In the tech world, FTP has almost become the Kleenex of file transfer. With its roots in the earliest days of networked computing where a handful of government and university researchers explored the value of connecting computers together, the FTP protocol was created to facilitate the movement of files across this nascent network.
Why is FTP still used by so many people these days? It’s well established and embedded in most operating systems today. It’s also freely available. But that doesn’t mean it’s absent of costs. The time spent by IT teams to manage and care for FTP servers and its users can be excessive– and that’s time taken away from more important IT projects and initiatives. While many business processes have been built up around this old protocol– collaboration utilities, nightly batch file transfers, and uploading files to web sites, it may just be plain old inertia that keeps FTP around.
Much has changed in the 45 years since FTP was invented—especially concerns about security and confidentiality. Predating the Internet as we know it today, FTP was not designed to transfer files securely—and when companies use it to send files that contain Personally Identifiable Information (PII) or patient data, compliance goes out the window. Some processes have been around so long, they too predate the rise of industry compliance requirements. But FTP is open to many types of attacks, and with username and password credentials sent in clear text, it’s not difficult for a hacker to extract that information and get access to an entire server filled with corporate data. It is difficult to blame FTP for this oversight, however—in 1971, two computers communicating was an incredible feat in itself and security was most likely not top of mind.
Ease of Use
FTP is primarily an IT tool. Many IT pros still like to run FTP in command line mode—and they take pride in managing their servers through text commands—but for the average knowledge worker, FTP can be overly technical and cumbersome to use. FTP client software can help—but it’s simply an overlay that simplifies usability but doesn’t increase the security or reduce the manual management of an FTP server. An oft-heard complaint by FTP administrators is managing users and their credentials as well as knowing which files should be saved on the server and which files can be deleted. This leads to extremely bloated FTP servers that get worse over time. As people come and go, files on the FTP server continue to accumulate.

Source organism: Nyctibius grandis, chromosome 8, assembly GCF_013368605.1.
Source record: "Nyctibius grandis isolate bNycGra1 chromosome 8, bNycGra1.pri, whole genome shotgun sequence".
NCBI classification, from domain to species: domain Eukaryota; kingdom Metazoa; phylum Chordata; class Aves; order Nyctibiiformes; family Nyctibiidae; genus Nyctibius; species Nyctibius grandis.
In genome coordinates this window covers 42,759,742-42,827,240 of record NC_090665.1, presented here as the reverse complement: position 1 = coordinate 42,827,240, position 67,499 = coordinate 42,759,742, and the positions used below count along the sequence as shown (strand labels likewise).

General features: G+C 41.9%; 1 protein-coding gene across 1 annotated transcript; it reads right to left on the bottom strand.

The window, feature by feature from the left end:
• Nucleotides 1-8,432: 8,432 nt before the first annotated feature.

An additional concern with FTP and its difficulty for end users is the likelihood that people will look for something simpler—a consumer file-sharing service for example—that does not meet their company’s compliance requirements. As end users demand better and easier tools, the challenge companies will face is the ability to provide a simple and secure solution.
A Modern Approach
Today’s file transfer capabilities have leapfrogged FTP several times over, providing encrypted communication, reporting and tracking capabilities, supporting automation and workflows, integrating with enterprise applications, and simply being more intuitive. With interfaces similar to email, today’s Secure File Transfer (SFT) solutions support today’s elevated security needs and provide a much-needed alternative to FTP. The primary obstacle is changing an existing process that in some cases has been around for decades. I think it’s high time to retire the venerable but outdated FTP protocol in favor of a more modern and more capable solution. Switching over all file transfer in one fell swoop may be overwhelming. A better solution may be to ease SFT into an organization—start with a small group or with a few processes and migrate them over. In time, your company will benefit from additional visibility into data and file transfers, operate within compliance guidelines, and be more productive when FTP is finally laid to a well-deserved rest.